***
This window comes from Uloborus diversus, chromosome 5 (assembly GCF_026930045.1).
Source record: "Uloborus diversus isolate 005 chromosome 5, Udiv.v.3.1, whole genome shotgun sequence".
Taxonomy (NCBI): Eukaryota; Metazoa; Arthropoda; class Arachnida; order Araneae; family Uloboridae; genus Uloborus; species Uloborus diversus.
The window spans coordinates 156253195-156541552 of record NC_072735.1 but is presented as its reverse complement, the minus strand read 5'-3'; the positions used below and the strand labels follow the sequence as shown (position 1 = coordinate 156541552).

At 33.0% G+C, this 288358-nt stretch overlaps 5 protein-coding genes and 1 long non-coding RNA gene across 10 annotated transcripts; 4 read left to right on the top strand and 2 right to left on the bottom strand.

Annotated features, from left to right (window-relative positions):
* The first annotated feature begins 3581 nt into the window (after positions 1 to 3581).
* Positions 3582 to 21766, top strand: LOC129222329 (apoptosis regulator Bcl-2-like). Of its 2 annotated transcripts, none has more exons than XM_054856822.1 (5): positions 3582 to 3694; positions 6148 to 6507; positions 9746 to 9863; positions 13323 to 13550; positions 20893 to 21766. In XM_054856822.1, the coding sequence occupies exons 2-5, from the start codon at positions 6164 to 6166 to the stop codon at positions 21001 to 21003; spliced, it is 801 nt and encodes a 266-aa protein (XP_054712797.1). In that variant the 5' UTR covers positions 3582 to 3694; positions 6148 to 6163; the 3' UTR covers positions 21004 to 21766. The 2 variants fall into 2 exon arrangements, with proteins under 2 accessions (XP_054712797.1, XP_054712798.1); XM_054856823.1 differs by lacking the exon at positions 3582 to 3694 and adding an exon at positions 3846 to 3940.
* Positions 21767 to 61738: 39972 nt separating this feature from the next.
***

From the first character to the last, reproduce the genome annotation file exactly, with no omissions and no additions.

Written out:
This window comes from Uloborus diversus, chromosome 5 (assembly GCF_026930045.1).
Source record: "Uloborus diversus isolate 005 chromosome 5, Udiv.v.3.1, whole genome shotgun sequence".
Taxonomy (NCBI): Eukaryota; Metazoa; Arthropoda; class Arachnida; order Araneae; family Uloboridae; genus Uloborus; species Uloborus diversus.
The window spans coordinates 156253195-156541552 of record NC_072735.1 but is presented as its reverse complement, the minus strand read 5'-3'; the positions used below and the strand labels follow the sequence as shown (position 1 = coordinate 156541552).

At 33.0% G+C, this 288358-nt stretch overlaps 5 protein-coding genes and 1 long non-coding RNA gene across 10 annotated transcripts; 4 read left to right on the top strand and 2 right to left on the bottom strand.

Annotated features, from left to right (window-relative positions):
* The first annotated feature begins 3581 nt into the window (after positions 1 to 3581).
* Positions 3582 to 21766, top strand: LOC129222329 (apoptosis regulator Bcl-2-like). Of its 2 annotated transcripts, none has more exons than XM_054856822.1 (5): positions 3582 to 3694; positions 6148 to 6507; positions 9746 to 9863; positions 13323 to 13550; positions 20893 to 21766. In XM_054856822.1, the coding sequence occupies exons 2-5, from the start codon at positions 6164 to 6166 to the stop codon at positions 21001 to 21003; spliced, it is 801 nt and encodes a 266-aa protein (XP_054712797.1). In that variant the 5' UTR covers positions 3582 to 3694; positions 6148 to 6163; the 3' UTR covers positions 21004 to 21766. The 2 variants fall into 2 exon arrangements, with proteins under 2 accessions (XP_054712797.1, XP_054712798.1); XM_054856823.1 differs by lacking the exon at positions 3582 to 3694 and adding an exon at positions 3846 to 3940.
* Positions 21767 to 61738: 39972 nt separating this feature from the next.